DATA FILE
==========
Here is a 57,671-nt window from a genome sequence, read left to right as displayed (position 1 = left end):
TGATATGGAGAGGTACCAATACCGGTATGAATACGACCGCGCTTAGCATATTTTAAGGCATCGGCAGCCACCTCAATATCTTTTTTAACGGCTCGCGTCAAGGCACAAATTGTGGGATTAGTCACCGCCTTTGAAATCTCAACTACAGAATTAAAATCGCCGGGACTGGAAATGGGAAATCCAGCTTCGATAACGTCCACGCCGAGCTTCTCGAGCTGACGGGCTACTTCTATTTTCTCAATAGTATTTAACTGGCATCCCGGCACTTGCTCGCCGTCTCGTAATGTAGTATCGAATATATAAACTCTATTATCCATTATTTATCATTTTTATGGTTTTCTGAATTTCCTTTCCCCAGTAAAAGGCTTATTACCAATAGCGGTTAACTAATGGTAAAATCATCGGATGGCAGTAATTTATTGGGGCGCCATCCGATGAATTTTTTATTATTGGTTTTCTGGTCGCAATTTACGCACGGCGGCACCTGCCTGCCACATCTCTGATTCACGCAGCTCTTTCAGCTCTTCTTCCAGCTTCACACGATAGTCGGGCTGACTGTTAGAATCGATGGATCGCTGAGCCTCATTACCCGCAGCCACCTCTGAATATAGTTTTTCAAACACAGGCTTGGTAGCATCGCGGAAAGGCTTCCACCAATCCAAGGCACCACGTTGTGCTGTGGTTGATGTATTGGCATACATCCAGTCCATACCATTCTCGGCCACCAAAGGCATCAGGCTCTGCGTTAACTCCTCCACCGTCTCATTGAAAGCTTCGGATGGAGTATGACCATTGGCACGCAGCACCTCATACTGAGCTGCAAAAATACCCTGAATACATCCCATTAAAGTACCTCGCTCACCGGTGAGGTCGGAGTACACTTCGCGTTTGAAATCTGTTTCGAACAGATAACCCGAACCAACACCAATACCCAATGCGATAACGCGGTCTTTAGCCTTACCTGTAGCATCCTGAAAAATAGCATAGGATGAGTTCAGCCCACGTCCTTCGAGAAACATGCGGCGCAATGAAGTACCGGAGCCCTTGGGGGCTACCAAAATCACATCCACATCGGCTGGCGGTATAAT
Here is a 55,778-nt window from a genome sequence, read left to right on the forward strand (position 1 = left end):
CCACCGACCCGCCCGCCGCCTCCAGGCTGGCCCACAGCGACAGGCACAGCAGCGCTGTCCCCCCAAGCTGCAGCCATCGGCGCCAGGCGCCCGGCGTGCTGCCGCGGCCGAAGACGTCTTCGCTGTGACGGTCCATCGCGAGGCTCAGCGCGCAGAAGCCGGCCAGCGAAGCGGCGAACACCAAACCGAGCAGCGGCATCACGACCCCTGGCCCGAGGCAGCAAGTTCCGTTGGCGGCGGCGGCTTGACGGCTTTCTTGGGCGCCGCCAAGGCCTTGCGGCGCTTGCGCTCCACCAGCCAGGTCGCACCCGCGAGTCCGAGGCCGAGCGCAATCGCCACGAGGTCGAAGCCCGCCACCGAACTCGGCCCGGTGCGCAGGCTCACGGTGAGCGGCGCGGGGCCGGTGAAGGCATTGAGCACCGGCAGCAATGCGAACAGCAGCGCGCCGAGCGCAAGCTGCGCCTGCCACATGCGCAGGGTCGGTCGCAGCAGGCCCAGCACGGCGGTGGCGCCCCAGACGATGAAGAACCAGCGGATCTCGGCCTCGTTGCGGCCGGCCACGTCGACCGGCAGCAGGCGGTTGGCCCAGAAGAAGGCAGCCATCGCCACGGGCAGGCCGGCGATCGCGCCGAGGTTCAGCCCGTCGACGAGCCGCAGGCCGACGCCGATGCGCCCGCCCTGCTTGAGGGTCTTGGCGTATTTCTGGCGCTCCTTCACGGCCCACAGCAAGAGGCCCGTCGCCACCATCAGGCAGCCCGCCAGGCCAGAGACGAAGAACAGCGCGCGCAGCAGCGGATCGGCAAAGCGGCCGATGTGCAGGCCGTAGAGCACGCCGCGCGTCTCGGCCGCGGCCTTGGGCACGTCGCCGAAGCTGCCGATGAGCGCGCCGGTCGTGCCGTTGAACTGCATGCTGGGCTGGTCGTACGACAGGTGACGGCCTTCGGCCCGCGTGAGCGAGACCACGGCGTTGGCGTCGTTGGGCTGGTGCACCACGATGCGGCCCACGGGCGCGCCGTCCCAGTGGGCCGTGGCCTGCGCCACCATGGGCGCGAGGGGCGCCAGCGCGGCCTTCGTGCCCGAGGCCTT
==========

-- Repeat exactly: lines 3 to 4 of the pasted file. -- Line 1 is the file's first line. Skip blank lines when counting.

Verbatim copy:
Here is a 55,778-nt window from a genome sequence, read left to right on the forward strand (position 1 = left end):
CCACCGACCCGCCCGCCGCCTCCAGGCTGGCCCACAGCGACAGGCACAGCAGCGCTGTCCCCCCAAGCTGCAGCCATCGGCGCCAGGCGCCCGGCGTGCTGCCGCGGCCGAAGACGTCTTCGCTGTGACGGTCCATCGCGAGGCTCAGCGCGCAGAAGCCGGCCAGCGAAGCGGCGAACACCAAACCGAGCAGCGGCATCACGACCCCTGGCCCGAGGCAGCAAGTTCCGTTGGCGGCGGCGGCTTGACGGCTTTCTTGGGCGCCGCCAAGGCCTTGCGGCGCTTGCGCTCCACCAGCCAGGTCGCACCCGCGAGTCCGAGGCCGAGCGCAATCGCCACGAGGTCGAAGCCCGCCACCGAACTCGGCCCGGTGCGCAGGCTCACGGTGAGCGGCGCGGGGCCGGTGAAGGCATTGAGCACCGGCAGCAATGCGAACAGCAGCGCGCCGAGCGCAAGCTGCGCCTGCCACATGCGCAGGGTCGGTCGCAGCAGGCCCAGCACGGCGGTGGCGCCCCAGACGATGAAGAACCAGCGGATCTCGGCCTCGTTGCGGCCGGCCACGTCGACCGGCAGCAGGCGGTTGGCCCAGAAGAAGGCAGCCATCGCCACGGGCAGGCCGGCGATCGCGCCGAGGTTCAGCCCGTCGACGAGCCGCAGGCCGACGCCGATGCGCCCGCCCTGCTTGAGGGTCTTGGCGTATTTCTGGCGCTCCTTCACGGCCCACAGCAAGAGGCCCGTCGCCACCATCAGGCAGCCCGCCAGGCCAGAGACGAAGAACAGCGCGCGCAGCAGCGGATCGGCAAAGCGGCCGATGTGCAGGCCGTAGAGCACGCCGCGCGTCTCGGCCGCGGCCTTGGGCACGTCGCCGAAGCTGCCGATGAGCGCGCCGGTCGTGCCGTTGAACTGCATGCTGGGCTGGTCGTACGACAGGTGACGGCCTTCGGCCCGCGTGAGCGAGACCACGGCGTTGGCGTCGTTGGGCTGGTGCACCACGATGCGGCCCACGGGCGCGCCGTCCCAGTGGGCCGTGGCCTGCGCCACCATGGGCGCGAGGGGCGCCAGCGCGGCCTTCGTGCCCGAGGCCTT